Day 87 – Volcanoes, Four Ways (Parts III and IV)

In our debrief after the tortuous experience of ascending Las Maderas we realised that the primary source of our disappointment was the lack of any discernible reward at the summit. Had there been something to do or see up there it could have been very different, but climbing a volcano just for the sake of it wasn’t really my idea of fun.

While I had no interest in re-climbing Las Maderas, or climbing any other volcanoes for that matter, that is exactly what we did in the following days, but with much better outcomes. Our subsequent ascents were all undertaken with a specific purpose in mind and, as a result, were much more enjoyable.

First up was a walk to a waterfall about an hour and a quarter of the way up. With our legs still burning from the previous day’s exertions it was a struggle, but the huge blue butterflies flapping alongside us were a source of encouragement as we cut through a majestic gorge.

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The waterfall was just reward for the effort of climbing up, and we were grateful to be bathing in the cold, refreshing cascade, rather than the muddy swamp of the previous day.

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Part III – Partying on a Volcano

Our volcano-based activities took a festive turn the next time we decided to trek up. We went to a ‘pizza party’ at the very cool and organic eco-hostel Zopilote where we were told about another party happening at a secret location on the volcano the following night, in celebration of the coming supermoon.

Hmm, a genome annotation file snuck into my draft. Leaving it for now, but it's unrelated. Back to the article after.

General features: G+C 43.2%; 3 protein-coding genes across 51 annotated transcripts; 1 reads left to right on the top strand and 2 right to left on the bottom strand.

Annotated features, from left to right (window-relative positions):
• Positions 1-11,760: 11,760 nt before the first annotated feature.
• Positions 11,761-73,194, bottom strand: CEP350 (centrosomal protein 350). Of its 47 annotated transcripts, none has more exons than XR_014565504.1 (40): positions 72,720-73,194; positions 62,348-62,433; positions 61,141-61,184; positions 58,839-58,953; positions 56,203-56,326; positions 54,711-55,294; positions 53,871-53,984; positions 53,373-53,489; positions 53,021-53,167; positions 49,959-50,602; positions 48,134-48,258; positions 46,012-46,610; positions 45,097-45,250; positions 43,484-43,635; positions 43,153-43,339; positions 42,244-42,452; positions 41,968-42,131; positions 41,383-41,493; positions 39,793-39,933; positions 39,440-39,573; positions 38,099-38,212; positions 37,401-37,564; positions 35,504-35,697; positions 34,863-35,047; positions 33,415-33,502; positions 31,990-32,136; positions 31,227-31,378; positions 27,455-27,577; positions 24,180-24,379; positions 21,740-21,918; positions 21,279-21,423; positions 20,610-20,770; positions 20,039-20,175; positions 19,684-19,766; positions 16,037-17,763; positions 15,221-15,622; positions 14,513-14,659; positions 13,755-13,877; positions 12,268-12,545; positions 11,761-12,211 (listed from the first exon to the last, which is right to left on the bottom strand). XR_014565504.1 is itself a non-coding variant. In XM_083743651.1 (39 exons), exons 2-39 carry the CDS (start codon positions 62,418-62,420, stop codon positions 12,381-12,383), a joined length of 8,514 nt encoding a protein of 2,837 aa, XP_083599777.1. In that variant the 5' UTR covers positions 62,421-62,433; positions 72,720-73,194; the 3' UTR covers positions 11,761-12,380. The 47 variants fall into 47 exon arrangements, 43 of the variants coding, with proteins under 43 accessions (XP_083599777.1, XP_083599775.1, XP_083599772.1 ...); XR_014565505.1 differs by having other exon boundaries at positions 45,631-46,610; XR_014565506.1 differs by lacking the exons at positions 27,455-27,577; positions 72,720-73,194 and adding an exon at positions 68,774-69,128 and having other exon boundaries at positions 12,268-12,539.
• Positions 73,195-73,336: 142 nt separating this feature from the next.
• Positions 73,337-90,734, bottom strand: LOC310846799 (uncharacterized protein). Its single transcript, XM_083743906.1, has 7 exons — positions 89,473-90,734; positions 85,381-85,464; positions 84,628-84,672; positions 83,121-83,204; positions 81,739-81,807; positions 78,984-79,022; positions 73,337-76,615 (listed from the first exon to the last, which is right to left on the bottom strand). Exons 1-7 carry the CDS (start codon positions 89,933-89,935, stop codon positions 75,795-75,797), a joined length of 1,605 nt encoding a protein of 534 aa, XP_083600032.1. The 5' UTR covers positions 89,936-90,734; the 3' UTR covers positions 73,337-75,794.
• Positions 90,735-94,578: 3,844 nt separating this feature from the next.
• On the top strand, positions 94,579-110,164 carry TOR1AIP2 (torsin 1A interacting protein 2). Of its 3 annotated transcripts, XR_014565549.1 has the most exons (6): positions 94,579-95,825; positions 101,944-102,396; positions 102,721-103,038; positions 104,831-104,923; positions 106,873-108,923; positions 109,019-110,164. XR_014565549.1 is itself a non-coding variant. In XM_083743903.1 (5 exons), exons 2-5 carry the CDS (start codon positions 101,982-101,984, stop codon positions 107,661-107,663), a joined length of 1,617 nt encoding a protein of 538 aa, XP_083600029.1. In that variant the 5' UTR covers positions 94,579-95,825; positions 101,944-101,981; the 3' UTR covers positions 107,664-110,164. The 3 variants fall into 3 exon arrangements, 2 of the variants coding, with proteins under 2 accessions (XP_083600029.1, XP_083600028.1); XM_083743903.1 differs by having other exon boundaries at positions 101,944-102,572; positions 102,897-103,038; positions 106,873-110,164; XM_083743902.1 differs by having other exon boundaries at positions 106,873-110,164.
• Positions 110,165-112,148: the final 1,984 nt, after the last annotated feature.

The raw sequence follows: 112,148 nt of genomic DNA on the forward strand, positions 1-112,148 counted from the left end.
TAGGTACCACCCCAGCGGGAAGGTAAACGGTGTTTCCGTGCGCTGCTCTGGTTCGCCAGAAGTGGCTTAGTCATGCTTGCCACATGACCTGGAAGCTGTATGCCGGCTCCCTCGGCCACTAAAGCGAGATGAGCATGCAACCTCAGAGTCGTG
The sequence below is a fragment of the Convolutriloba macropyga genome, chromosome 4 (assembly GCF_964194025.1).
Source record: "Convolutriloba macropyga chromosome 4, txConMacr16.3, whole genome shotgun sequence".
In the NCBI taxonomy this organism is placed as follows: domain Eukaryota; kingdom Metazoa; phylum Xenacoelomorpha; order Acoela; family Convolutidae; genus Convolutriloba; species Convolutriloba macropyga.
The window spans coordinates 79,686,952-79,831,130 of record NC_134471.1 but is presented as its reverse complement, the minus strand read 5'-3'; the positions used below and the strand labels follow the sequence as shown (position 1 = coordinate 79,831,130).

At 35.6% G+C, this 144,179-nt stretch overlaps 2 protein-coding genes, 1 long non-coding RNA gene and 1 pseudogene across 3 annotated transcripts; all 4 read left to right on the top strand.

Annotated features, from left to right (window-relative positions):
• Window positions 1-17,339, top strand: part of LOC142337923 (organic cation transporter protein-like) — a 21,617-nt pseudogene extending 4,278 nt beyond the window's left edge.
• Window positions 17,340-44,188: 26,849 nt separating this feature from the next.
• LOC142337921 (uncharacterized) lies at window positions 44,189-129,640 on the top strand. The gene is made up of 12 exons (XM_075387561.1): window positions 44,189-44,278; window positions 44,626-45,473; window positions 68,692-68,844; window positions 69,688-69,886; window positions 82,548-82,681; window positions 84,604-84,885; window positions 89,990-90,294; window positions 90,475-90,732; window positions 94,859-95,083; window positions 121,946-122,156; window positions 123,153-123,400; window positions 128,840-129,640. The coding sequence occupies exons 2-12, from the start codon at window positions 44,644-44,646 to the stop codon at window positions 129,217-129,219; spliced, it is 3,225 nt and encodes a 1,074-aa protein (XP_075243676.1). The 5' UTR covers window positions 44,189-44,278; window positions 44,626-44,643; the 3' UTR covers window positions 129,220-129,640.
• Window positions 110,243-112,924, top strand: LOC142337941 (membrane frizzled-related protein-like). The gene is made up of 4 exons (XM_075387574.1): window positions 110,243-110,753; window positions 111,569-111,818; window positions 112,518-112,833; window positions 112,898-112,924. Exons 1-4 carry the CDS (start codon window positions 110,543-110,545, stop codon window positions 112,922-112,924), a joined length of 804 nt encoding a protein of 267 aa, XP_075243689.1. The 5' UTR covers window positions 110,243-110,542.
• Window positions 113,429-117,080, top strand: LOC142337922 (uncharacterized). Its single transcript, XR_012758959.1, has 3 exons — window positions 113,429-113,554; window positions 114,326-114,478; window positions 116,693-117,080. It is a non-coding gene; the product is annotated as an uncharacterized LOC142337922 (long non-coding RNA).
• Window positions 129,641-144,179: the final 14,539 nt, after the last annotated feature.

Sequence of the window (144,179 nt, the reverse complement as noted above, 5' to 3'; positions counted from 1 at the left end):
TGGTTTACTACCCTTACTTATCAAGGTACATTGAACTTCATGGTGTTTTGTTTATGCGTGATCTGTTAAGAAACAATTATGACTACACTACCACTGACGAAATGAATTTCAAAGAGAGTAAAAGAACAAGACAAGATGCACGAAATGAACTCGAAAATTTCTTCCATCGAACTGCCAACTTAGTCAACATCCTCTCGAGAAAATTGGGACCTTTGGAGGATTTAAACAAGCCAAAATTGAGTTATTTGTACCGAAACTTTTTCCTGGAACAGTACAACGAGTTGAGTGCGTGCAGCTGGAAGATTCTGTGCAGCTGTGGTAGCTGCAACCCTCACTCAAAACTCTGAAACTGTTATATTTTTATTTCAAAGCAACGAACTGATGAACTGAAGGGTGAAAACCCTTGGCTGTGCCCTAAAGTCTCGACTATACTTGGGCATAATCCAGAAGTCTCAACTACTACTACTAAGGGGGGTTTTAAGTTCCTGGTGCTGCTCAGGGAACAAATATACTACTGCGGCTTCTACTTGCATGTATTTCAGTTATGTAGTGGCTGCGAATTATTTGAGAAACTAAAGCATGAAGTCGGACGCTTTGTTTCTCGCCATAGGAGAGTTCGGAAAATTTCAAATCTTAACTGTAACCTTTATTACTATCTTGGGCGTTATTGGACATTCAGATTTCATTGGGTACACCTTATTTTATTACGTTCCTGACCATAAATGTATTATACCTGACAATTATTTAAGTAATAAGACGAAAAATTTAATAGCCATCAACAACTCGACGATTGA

We packed our bags for the 5.30pm group hike up the volcano but got to the meeting point late and missed the departure by a few minutes. With the next group not ascending until three hours later we returned to our hostel to engage in our favourite pastime – word games. A few rounds of Boggle and Bananagrams were washed down with half a bottle of rum, at which point Andy and I decided we would much rather stay put than climb up that ******* volcano in the dark.

Jolie, to her credit, argued that we could play Boggle anywhere in the world, but we were not anywhere in the world – we were in Nicaragua, about to miss a supermoon party on a volcano. Still not convinced, we compromised by deciding our fate on the toss of a coin. Chance spoke in Jolie’s favour and we made our way up with the 8.30pm group, pumping out tunes on our portable speaker and, for once, enjoying the walk.

As we approached the party we could hear the beats growing louder, and when we finally arrived at the large wooden structure, lit up by the enormous supermoon, we knew immediately that we had made the right decision.

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With another 100 or so people that had made the trek up we partied all night around the blazing bonfire and had an amazing time.

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As the sun rose it illuminated an incredible backdrop, down the valley and across to Ometepe’s other volcano; it was another one of those magical moments of clarity where everything in the universe seemed perfectly aligned.

Part IV – Volcano-boarding

Departing Ometepe a day later than planned, to get over our volcano-party hangovers, we made our way to León in the north of Nicaragua for my birthday festivities. With our faith in volcano-based activities restored we signed up to volcano-boarding on a small, freshly-formed (‘fresh’ in that it first appeared in 1850), active and aptly named volcano Cerro Negro (‘black hill’).

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On a gusty 45 minute hike up we struggled to stay upright with our boards strapped to our backs, but the walk was again worth it with 360 degree views of Nicaragua’s diverse landscape stretching out for miles in every direction.